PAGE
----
The default fan behaviour on apple gear seems to be to try to keep the fan OFF as long as possible, then crank up way high when it gets too hot. Having the fan run at say 2500-3000 rpm may be enough to stop the chip getting hot in the first place, and remain quieter than cranking up to 5000 or whatever it is doing now. This used to help a little on my old 2011" 15" machine.


    edit:
    OP: do you have a 15" with discrete GPU, or 13/15 with integrated? Given my 13" rMBP with integrated doesn't seem to do this, you could also maybe try disabling the discrete GPU to save heat. Apple's GPU switching is a little retarded at times; it's nowhere near as bad as it used to be, but it often turns the GPU on simply based on what an application is trying to do (e.g., flash), when it would quite easily run just fine on the integrated GPU, consuming far less power and generating far less heat.

    In Windows, you can save a lot of heat by setting your power profile to "balanced" or "low power" (or whatever its called) rather than "performance". Windows then limits clock speed (and thus heat generation) on your CPU/GPU. I used to do this when playing Borderlands 2 on the above 15" machine and it made a huge difference to fan noise.
     
  12. Samuelsan2001 macrumors 603

    Joined:
    Oct 24, 2013
    #12
    That's due to terrible coding and flash and if you use chrome it will be worse basically if you turn off the fans the computer will heat until it shuts down.

    The fans are on because your computer is getting hot due to the websites and/or browser and/or the coding on the files and/or flash using resources unnecessarily or being badly coded for OSX.

    Turning off the fans is not the answer hats just asking to damage your computer changing you browser and using non flash video plugins Adblock etc may well help though.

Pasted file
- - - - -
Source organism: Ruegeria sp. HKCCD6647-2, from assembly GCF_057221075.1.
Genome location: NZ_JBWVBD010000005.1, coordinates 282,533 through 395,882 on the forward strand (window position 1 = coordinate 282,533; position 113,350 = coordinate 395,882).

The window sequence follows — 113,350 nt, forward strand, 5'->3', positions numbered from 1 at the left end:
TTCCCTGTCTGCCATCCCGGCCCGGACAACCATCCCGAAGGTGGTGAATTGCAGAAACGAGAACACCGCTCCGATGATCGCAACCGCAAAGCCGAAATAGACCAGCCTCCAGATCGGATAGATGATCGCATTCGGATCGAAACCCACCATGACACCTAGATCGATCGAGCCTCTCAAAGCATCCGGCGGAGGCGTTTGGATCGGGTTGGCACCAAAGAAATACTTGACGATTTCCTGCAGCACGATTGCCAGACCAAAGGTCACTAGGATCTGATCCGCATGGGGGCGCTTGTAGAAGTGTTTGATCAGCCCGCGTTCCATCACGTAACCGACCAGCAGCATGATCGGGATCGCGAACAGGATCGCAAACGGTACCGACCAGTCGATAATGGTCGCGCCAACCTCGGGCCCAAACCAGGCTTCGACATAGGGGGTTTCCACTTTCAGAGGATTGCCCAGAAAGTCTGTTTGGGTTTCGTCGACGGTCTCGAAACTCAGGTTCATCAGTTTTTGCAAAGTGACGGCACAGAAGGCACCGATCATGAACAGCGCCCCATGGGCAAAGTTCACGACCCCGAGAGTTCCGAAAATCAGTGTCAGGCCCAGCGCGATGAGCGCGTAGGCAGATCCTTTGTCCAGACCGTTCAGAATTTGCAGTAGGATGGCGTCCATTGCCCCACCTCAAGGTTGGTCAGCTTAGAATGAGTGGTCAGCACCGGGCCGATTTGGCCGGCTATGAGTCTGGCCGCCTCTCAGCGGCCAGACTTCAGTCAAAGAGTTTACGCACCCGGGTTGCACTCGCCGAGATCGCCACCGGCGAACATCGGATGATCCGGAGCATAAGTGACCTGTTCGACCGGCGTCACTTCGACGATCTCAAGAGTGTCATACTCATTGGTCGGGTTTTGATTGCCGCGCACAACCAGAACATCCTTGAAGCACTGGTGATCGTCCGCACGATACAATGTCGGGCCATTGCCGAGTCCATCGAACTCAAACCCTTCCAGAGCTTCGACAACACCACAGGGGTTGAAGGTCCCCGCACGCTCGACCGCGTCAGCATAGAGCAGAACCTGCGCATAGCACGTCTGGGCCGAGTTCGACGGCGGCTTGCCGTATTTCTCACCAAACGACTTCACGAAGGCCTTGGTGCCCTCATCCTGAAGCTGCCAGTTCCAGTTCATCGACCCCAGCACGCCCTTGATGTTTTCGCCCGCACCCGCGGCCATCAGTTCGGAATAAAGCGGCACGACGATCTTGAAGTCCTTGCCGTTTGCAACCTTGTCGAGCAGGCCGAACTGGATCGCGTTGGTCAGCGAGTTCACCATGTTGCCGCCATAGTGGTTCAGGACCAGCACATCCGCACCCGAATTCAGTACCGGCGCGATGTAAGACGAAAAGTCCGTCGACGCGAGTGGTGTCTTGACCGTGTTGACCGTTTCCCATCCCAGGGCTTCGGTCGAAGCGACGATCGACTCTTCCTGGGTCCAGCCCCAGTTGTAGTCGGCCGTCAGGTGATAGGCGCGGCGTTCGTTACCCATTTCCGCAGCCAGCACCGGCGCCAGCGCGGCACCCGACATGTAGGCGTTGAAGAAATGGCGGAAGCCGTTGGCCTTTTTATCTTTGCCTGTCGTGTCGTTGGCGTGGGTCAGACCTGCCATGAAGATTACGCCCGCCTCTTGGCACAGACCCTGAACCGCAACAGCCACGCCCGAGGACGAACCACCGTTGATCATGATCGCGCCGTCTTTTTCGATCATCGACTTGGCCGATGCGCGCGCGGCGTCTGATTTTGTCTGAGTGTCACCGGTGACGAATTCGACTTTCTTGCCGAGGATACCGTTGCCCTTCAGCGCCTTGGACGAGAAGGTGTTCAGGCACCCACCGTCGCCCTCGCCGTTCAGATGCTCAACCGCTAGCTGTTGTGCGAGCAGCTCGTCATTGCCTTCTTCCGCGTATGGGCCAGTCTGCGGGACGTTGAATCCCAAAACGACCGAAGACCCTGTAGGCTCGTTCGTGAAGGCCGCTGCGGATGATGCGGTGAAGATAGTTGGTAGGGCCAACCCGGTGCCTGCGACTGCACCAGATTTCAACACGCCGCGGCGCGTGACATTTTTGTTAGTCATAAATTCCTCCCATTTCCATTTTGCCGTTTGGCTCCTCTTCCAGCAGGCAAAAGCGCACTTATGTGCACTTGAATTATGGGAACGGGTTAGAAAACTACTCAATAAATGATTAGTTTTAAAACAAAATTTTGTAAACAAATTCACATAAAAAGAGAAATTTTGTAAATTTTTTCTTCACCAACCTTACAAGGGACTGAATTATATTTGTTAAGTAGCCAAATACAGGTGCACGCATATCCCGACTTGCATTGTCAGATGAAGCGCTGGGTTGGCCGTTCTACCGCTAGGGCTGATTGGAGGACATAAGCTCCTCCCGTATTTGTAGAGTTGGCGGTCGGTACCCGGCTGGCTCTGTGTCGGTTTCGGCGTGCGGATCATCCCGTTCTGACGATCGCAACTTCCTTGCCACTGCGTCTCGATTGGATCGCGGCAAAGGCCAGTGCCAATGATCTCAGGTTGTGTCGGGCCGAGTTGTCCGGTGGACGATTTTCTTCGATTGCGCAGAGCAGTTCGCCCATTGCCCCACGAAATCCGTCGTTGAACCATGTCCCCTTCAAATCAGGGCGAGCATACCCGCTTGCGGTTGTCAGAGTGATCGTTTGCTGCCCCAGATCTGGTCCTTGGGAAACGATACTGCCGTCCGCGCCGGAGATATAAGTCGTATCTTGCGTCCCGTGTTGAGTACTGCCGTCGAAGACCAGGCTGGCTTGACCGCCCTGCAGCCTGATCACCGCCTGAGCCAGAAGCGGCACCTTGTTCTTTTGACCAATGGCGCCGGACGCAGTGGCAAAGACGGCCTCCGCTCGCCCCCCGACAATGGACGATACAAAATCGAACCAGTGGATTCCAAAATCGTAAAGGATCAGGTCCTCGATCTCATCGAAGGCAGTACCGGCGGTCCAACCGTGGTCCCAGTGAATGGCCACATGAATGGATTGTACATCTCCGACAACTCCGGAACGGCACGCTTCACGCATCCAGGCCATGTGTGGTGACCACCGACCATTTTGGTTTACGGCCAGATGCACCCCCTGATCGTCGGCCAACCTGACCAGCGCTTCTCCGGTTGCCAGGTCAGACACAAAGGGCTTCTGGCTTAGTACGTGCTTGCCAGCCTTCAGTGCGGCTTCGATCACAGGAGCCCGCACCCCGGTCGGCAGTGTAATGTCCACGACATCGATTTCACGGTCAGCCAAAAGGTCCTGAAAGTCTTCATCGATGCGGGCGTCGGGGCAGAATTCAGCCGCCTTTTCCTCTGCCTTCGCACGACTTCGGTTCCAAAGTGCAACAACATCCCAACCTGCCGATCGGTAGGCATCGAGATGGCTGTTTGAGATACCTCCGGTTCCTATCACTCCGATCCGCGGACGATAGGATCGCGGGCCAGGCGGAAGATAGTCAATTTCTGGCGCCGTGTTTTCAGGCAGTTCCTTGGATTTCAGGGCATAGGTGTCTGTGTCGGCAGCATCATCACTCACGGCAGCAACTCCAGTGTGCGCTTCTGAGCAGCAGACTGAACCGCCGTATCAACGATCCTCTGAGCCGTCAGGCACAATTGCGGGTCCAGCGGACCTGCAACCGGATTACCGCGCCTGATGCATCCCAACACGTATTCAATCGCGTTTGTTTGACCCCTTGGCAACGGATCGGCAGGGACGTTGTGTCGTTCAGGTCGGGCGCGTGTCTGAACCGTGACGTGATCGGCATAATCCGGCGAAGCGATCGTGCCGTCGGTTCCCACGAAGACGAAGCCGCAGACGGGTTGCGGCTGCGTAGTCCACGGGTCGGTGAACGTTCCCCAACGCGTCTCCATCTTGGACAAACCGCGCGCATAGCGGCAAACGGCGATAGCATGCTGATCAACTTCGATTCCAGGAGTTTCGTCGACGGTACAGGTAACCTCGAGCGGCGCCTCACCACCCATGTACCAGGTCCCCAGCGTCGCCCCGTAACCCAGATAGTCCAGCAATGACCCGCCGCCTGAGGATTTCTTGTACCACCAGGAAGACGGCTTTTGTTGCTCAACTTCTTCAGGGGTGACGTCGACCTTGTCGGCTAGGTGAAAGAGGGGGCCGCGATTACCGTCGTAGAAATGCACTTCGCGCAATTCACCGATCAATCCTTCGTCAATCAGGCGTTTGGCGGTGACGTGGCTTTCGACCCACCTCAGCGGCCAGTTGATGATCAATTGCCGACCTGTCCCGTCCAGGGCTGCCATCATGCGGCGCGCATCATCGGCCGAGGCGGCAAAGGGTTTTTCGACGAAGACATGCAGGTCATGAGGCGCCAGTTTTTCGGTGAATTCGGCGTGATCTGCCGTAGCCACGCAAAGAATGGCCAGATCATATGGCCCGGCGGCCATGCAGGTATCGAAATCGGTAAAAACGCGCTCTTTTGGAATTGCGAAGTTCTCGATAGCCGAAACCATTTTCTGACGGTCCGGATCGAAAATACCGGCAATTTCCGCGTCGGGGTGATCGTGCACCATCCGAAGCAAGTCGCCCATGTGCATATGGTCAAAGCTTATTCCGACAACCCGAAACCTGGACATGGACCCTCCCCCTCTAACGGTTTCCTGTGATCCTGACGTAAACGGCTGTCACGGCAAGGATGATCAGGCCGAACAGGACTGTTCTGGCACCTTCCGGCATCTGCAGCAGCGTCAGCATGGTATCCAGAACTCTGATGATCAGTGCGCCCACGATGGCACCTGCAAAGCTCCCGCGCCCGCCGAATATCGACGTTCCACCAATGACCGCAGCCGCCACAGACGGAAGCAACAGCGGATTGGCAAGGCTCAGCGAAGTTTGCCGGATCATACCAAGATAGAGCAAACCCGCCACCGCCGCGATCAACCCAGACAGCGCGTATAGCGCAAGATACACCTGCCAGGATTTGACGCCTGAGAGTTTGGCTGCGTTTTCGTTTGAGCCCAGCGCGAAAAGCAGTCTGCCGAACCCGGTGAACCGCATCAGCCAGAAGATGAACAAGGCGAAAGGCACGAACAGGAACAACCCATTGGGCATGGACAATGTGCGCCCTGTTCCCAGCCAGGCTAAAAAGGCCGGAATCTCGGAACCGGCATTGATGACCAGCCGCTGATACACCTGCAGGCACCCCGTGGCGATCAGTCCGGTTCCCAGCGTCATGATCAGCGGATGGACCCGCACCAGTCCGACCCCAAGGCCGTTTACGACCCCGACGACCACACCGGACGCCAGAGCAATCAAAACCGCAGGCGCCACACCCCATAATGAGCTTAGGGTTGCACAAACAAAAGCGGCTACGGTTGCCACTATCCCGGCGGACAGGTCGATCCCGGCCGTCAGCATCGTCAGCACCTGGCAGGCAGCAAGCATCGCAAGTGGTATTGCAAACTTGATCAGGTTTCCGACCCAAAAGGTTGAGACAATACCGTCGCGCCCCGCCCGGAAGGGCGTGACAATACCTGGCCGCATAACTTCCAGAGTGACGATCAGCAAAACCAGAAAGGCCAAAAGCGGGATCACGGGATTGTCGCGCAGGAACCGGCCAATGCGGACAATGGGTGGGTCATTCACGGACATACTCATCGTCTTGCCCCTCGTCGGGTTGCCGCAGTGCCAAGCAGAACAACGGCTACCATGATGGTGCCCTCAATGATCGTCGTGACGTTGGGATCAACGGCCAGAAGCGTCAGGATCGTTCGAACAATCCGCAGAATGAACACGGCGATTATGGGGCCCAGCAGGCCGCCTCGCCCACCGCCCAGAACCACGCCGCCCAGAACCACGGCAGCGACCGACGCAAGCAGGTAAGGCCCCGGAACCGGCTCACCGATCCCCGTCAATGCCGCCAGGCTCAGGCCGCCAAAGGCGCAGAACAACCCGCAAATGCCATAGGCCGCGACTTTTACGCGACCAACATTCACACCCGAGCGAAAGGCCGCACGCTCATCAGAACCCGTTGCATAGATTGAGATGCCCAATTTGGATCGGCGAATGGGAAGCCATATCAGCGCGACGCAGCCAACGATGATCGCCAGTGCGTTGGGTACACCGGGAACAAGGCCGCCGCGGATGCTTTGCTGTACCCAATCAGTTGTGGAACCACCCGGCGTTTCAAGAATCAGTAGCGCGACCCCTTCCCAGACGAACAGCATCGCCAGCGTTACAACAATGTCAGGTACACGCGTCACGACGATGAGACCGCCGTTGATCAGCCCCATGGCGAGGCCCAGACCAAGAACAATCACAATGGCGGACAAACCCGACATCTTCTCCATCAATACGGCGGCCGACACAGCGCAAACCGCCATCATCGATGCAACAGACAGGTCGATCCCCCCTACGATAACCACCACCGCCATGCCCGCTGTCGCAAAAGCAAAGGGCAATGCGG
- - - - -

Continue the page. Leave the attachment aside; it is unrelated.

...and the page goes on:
13. throAU, Jan 27, 2016
    Last edited: Jan 27, 2016

    throAU macrumors 601

    throAU

    Joined:
    Feb 13, 2012
    Location:
    Perth, Western Australia
    #13
    Yup, trying to turn the fans OFF = definitely bad. They're on for a reason. You may be able to try some of the stuff i mention above though, some of which may be counter-intuitive, but i have found it helps... basically more about attempting to limit heat generation and pro-actively cool things BEFORE they get hot in an effort to hold the heat generation off...


    edit:
    yeah i'm a safari user so maybe the OP can also try that if he/she is using Chrome...

    Also, it's not necessarily due to terrible coding in flash (though it is terrible); plenty of stuff, especially in Lion and ML from memory would kick the discrete GPU into gear when the program would run just FINE on integrated. Anything that used to use core animation would do it. E.g., TWITTER would cause my discrete GPU to come on. TWITTER! Ridiculous. No need for it, and newer OS X versions seem to be a lot better.

    In any case, unless you need high performance, 90+ percent of stuff out there runs fine on integrated. Turning the discrete GPU off has zero impact on the majority of stuff and saves a HEAP of heat and fan activity.
     
  14. TylerL macrumors regular

    Joined:
    Jan 2, 2002
    #14
    This is the best option. Using iStat Menus or smcFanControl in a quietish room, tweak the fan speed from its lowest level up little by little. You want to find the highest RPM value that's under your threshold of "annoying".

    Once you find it, you'll find that your Mac is able to withstand longer bouts of high CPU activity before the fans really kick in to high gear. Temperatures also recover quicker afterwards. It's worked wonders for me on two generations of MacBooks.

    As for Windows, I'm not sure what options are out there. I've actually told Windows users of my fan strategy and they're slightly jealous.
     
  15. v3nom macrumors member

    Joined:
    Jul 30, 2010

Share This Page